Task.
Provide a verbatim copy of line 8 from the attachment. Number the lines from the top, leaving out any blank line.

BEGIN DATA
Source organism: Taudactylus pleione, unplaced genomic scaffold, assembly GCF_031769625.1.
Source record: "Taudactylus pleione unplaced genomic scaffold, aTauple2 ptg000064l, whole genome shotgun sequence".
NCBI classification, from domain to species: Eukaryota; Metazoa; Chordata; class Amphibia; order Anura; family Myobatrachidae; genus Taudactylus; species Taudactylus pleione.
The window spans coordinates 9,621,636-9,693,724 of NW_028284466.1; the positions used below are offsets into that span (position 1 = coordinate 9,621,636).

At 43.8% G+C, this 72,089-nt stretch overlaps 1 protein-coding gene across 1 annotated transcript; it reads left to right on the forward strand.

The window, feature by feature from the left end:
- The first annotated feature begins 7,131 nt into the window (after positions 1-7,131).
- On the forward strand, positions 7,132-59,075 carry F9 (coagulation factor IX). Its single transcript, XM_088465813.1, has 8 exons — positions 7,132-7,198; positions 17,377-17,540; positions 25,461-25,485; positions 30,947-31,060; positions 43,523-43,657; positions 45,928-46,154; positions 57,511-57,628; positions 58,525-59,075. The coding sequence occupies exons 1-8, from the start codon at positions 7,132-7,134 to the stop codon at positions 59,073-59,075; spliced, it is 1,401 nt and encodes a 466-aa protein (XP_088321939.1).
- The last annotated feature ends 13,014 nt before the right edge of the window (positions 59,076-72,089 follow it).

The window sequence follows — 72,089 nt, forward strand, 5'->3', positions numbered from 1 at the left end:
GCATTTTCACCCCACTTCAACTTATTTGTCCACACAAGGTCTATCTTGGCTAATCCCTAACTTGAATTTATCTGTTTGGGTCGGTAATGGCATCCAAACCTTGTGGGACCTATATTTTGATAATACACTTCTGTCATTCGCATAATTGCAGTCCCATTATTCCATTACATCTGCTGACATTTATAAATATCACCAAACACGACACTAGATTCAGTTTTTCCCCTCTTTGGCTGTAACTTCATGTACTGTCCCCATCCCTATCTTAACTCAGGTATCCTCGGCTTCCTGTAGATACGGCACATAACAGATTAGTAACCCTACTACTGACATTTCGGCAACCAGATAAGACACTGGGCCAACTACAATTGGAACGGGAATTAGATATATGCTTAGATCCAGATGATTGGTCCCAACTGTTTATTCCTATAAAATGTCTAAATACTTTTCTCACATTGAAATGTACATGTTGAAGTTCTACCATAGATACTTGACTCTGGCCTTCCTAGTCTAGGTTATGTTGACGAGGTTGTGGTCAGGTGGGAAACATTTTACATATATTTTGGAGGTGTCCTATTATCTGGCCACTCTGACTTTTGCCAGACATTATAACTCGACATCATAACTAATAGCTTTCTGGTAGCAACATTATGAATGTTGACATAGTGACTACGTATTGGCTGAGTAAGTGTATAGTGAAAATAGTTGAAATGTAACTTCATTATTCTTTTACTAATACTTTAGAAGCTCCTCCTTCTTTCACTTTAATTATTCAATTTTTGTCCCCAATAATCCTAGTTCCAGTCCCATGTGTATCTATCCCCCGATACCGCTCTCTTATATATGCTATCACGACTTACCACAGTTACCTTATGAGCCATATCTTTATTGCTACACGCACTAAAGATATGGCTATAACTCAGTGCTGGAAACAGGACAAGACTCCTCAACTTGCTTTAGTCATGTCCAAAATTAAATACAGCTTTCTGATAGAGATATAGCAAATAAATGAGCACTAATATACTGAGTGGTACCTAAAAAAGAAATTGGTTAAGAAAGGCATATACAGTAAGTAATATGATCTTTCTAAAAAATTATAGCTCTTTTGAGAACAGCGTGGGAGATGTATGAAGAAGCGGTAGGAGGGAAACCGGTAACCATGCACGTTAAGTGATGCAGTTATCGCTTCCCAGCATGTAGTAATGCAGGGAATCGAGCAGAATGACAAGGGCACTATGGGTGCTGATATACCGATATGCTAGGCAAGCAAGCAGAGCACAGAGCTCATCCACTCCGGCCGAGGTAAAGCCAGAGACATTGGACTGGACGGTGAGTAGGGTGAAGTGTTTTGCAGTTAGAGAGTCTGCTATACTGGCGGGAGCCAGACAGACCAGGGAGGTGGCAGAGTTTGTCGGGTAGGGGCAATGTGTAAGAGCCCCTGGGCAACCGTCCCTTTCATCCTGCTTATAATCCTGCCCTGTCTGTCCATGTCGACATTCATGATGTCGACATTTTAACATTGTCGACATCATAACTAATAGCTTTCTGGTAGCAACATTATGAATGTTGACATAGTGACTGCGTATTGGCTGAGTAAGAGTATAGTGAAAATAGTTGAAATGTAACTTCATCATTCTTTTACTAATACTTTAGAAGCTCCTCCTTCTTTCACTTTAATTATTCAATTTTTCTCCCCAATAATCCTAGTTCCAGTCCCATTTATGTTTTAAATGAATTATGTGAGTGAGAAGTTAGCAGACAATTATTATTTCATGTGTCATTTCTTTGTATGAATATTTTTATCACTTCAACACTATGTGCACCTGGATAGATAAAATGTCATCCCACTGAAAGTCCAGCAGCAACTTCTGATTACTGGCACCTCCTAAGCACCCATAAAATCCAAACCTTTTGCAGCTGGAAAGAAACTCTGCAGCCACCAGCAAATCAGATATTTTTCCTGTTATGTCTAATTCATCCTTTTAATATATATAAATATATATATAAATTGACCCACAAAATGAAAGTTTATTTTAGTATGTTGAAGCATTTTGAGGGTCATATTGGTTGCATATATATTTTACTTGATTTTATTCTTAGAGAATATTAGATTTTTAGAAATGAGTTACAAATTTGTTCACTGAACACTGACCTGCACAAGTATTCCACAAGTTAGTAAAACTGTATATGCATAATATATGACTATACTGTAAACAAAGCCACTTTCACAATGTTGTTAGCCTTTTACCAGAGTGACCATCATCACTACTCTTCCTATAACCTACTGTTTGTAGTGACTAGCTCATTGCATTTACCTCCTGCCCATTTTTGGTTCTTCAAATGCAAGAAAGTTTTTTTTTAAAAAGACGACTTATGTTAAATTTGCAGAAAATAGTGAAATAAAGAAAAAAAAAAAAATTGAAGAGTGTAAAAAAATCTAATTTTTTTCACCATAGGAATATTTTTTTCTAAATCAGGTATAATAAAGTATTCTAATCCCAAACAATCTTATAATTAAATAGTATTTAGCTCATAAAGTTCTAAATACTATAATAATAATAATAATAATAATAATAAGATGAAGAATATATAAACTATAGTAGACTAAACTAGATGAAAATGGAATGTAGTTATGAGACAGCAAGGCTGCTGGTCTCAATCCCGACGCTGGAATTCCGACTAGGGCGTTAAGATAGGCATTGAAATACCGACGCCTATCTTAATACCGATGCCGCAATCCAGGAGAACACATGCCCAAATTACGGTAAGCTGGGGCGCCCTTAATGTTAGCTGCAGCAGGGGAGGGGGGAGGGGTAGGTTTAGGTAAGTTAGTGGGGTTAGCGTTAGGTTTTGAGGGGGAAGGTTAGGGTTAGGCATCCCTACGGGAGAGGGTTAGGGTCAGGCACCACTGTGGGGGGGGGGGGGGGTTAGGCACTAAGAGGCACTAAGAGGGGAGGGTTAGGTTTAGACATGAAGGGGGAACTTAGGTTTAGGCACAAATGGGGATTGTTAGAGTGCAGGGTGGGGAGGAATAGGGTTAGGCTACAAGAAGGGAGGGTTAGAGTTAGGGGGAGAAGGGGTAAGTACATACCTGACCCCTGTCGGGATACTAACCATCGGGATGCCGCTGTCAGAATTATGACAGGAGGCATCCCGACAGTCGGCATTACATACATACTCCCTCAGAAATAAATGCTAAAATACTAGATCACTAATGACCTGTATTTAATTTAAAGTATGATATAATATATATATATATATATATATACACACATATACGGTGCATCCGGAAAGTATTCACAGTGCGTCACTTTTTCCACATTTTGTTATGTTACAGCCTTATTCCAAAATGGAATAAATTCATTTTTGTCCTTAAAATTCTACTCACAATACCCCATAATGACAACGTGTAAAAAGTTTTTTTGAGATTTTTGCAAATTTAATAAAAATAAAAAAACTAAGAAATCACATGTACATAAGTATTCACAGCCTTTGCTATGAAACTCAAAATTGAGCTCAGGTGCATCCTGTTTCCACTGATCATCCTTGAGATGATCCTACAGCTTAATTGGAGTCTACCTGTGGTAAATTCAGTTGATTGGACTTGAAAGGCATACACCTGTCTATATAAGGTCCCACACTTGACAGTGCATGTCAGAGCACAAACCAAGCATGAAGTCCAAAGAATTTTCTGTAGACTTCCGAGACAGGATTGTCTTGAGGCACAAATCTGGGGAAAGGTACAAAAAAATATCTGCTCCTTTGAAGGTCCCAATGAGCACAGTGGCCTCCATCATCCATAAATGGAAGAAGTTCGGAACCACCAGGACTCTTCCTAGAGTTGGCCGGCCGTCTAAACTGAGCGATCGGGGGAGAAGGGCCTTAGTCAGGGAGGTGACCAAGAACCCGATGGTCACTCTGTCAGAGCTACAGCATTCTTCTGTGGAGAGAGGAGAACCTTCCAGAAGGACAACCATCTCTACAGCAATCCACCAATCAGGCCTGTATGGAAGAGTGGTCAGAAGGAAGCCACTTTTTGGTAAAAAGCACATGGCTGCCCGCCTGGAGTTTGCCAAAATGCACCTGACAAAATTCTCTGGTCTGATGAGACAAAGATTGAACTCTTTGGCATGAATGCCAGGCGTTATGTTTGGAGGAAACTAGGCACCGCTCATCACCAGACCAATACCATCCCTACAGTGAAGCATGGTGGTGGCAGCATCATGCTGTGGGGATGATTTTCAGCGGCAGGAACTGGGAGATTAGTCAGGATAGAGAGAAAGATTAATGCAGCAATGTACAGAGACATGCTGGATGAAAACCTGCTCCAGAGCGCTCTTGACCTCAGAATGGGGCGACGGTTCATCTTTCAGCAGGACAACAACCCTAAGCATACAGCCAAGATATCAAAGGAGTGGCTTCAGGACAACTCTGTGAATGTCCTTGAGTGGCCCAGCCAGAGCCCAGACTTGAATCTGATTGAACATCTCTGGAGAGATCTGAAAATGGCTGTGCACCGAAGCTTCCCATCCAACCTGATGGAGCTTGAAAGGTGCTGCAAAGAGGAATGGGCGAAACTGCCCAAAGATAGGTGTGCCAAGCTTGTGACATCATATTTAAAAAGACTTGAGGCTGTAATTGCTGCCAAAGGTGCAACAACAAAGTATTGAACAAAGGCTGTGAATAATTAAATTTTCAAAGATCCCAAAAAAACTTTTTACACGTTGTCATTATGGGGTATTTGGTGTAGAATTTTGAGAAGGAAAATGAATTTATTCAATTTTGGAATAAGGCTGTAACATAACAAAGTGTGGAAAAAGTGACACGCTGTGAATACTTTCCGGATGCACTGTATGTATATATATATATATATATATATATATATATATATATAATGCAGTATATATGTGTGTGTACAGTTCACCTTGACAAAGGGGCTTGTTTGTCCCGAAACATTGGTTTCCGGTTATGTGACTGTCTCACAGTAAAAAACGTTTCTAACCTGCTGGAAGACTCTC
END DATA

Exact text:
- On the forward strand, positions 7,132-59,075 carry F9 (coagulation factor IX). Its single transcript, XM_088465813.1, has 8 exons — positions 7,132-7,198; positions 17,377-17,540; positions 25,461-25,485; positions 30,947-31,060; positions 43,523-43,657; positions 45,928-46,154; positions 57,511-57,628; positions 58,525-59,075. The coding sequence occupies exons 1-8, from the start codon at positions 7,132-7,134 to the stop codon at positions 59,073-59,075; spliced, it is 1,401 nt and encodes a 466-aa protein (XP_088321939.1).